Historians saddened by fire at Historic House in Flint

MID-MICHIGAN (WJRT) - It's a historic landmark that has stood as a window into Flint's past for more than a century.

"This is probably the one house that really showcases what Flint was like in 1885," David White, Board member of the Whaley Historical House said.

As the roof on the Whaley Historic Museum burned Monday afternoon, those who adore it were devastated. For U of M Flint history major Justin Wetenhall, seeing the fire and smoke gushing out of the roof hurt him deeply.

"A friend of mine called me and told me the Whaley House was on fire, so I bolted to the second floor of the U Center, saw flames coming out of the roof and I started crying. It was horrible to see. Mr. Whaley signed one of the first checks to General Motors. This is a pretty big house for that reason. No Whaley's, no GM, no big Flint," Wetenhall said.

The Whaley Museum is Flint. Dating back to 1869, it stood tall on Kearsley Street. Robert Whaley purchased it sixteen years later in 1885.

"This really is the last, historic mansion we have," White said.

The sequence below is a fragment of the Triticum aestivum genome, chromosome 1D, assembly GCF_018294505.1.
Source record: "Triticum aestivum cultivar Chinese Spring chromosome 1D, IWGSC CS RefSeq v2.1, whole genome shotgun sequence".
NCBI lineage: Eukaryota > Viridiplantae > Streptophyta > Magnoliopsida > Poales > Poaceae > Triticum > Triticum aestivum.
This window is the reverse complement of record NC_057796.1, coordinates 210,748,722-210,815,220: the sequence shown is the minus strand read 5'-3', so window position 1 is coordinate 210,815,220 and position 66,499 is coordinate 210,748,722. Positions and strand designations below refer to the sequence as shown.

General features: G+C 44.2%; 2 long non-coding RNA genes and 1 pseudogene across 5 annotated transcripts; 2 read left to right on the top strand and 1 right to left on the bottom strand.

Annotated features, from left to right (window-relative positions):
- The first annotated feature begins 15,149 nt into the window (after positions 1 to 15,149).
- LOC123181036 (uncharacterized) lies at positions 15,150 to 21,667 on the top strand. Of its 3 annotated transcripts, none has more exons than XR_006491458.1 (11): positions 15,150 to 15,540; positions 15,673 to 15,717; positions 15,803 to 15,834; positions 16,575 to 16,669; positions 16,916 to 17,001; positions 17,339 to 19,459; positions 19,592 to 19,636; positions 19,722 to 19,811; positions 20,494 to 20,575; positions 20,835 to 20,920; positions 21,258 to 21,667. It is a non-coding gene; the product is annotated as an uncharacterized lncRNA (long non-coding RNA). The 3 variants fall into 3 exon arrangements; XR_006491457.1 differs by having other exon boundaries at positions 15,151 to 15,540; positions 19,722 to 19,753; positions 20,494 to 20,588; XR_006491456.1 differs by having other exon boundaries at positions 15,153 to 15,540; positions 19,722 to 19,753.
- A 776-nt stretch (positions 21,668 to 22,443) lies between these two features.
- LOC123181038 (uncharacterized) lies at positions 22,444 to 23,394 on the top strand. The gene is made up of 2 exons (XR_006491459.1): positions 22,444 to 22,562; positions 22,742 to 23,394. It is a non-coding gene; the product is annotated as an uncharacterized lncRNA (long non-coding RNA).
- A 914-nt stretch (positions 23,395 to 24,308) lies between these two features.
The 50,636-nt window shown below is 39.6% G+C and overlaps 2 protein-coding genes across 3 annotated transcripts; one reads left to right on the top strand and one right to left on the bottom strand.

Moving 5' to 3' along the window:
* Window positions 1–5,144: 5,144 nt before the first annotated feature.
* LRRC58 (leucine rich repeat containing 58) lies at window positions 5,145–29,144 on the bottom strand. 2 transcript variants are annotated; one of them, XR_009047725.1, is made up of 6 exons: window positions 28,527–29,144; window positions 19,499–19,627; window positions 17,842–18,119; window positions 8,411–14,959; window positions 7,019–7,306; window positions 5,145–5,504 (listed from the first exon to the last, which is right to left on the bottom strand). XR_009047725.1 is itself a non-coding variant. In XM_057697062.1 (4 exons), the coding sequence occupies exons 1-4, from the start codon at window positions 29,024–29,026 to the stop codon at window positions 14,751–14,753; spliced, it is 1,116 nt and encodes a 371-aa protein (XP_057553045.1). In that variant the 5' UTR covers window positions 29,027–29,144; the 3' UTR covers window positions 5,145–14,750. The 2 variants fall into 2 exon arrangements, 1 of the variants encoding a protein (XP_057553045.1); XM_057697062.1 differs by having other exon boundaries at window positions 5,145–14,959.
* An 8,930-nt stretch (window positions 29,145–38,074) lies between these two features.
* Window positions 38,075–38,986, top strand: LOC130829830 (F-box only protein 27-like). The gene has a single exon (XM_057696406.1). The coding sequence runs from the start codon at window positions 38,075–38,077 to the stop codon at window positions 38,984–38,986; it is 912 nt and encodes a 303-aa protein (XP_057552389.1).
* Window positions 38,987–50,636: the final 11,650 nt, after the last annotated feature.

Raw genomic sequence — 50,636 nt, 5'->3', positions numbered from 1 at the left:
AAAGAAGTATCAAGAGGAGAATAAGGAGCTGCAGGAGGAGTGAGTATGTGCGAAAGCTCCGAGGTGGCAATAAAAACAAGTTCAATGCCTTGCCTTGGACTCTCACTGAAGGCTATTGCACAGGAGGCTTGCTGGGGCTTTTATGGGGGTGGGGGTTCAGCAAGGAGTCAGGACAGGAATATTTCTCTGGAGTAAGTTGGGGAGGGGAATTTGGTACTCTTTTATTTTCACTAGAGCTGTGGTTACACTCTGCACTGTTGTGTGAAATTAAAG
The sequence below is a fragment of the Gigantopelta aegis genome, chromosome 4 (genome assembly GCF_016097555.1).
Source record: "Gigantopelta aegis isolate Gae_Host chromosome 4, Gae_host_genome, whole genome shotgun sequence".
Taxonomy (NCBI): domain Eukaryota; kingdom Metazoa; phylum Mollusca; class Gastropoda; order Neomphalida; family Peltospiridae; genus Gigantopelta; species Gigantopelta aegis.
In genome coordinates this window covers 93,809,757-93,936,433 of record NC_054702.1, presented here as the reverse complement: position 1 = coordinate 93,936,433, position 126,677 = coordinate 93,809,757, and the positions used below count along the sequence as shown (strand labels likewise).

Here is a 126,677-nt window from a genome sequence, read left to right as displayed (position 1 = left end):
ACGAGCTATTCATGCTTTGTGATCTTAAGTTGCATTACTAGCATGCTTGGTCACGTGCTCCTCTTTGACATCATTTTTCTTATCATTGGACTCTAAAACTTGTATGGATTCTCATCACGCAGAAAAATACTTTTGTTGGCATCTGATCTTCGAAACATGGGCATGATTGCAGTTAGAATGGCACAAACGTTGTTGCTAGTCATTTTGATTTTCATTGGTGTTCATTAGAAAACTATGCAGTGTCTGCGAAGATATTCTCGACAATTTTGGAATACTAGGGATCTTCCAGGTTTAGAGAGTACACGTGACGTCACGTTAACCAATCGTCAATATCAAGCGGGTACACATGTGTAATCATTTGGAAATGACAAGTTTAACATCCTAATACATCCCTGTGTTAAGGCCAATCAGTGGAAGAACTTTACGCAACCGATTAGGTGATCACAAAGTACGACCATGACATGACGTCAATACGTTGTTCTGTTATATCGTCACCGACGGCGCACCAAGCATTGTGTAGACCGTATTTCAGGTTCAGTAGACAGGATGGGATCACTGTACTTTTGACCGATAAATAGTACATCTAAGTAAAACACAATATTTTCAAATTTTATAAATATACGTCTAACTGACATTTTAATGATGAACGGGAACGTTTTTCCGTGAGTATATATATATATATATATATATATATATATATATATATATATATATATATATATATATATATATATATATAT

David White, a board member for the museum, began volunteering at The Whaley Historic House in 1975. He's been in love with its history and architecture ever since.

"Mr. Whaley was president of Citizens Bank, and he was the individual who gave Billy Durant the loan to buy the Carriage Company from Coldwater, Michigan. That started the Durant-Dort Carriage Company, which led to General Motors. That passbook was on the library table, and the firemen brought it it us. It has a little water damage but we saved it," White said.

The fire destroyed parts of the roof and the third floor. While the house is not a total loss, water fell from the top to the basement, leaving carpet rugs soaked and destroying furniture.

"We're already seeing damage to the wallpaper and the painted rooms, like the library that's very fancied stenciled," White said.

While it's devastating, David is amazed at the outpouring of love and support he's already receiving from different organizations.

"We had offers of help from museums across the state. And we're very happy about that," White said.

White says a restoration company is putting heat in the house to dry out the water.

Tuesday morning they will have conservation people in town to advise them on how to preserve some of the artifacts in the house.